As gratifying as it must be to have the reactions you’ve gotten to The Raid 2, there’s also been praise to such a degree that they’re saying you’re the best action director working today. Would a part of you maybe want leave it a little open, that maybe you could just be one of the greatest action directors?
I have a little girl. She’s five this year and she could give a shit what I’m capable of doing as a filmmaker. She said herself the other day she wants to be a filmmaker. When I asked her, “What kind of films do you want to make?” She says, “I don’t want to make films like you, Daddy?” So to have that from my little girl, that brings me right back down to earth.
I love the fact that there are people who have responded to the film to such a degree that they’re willing to say something so positive and strong. It’s flattering and it’s incredibly overwhelming as well. At the same time, there’s going to be another side then where they’ll hate it to a degree where they will speak just as loud about how much they fuckin’ hate it and hate me as well, which is fine too. It’s kind of part of the game of it. All I really give a shit about though is the fact that if we do make a film, that we make it the way we wanted to make it and that by the end of it, we’re not embarrassed by it.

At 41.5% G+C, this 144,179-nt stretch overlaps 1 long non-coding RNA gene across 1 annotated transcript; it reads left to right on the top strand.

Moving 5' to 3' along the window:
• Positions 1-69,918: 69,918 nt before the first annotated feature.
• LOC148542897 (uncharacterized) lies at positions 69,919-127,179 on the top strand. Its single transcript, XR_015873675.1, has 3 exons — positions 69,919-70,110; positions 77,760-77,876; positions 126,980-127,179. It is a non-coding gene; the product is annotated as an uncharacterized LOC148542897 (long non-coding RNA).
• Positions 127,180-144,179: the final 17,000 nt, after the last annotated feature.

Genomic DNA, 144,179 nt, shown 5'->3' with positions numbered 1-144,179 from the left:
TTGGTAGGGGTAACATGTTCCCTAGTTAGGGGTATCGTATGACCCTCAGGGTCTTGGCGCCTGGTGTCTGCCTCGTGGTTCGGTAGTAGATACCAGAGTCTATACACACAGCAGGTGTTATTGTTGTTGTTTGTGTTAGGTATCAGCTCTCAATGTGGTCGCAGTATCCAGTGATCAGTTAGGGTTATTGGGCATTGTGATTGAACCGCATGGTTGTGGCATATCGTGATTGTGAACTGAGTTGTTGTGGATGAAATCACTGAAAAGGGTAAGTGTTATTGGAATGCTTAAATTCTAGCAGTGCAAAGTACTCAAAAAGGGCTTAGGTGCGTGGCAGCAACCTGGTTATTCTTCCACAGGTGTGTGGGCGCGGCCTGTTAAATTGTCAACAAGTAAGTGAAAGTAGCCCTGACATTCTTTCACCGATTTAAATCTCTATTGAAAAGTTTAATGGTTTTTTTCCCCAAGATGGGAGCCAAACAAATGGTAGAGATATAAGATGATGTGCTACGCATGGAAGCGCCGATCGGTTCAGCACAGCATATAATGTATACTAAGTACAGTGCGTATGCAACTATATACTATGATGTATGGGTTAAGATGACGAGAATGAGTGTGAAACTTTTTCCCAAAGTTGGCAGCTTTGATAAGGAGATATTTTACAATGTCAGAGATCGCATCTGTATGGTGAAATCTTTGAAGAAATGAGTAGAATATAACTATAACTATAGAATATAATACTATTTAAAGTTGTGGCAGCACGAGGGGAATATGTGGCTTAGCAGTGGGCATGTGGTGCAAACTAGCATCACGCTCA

I think it’s great that you anticipate the full cycle of it.
It’s one of those things, going into this one when we were going to Sundance, I was expecting far more divisive comments than we got.
It was one extreme or the other, so I was quite taken back by that. This is the worst as a filmmaker. If somebody loves your film, great. If somebody hates your film, okay, fair enough, it wasn’t for them. But if somebody’s just like meh, that’s the worst because a meh is like there’s no reaction at all. They’re not thrilled by it but they’re not down against it. It’s just kind of like eh, it’s all right. That’s the worst kind of reaction to have. So thank God we haven’t had any mehs so much yet. Mostly, ‘It’s fuckin’ brilliant’ and ‘It’s fuckin’ disgusting!’
Are you releasing a different cut than you showed at Sundance?
From what I know, I think in the end, there’s such a minor, minor amount of censors’ cuts taking place on it. There’s hardly anything cut. It’s really small. I was surprised. I was happy with it. We’re talking maybe three seconds, four seconds total of the entire movie.
Do you remember in which scenes?
Yeah, I remember. You’ll find out when you watch it. The good stuff, the really good stuff, is there.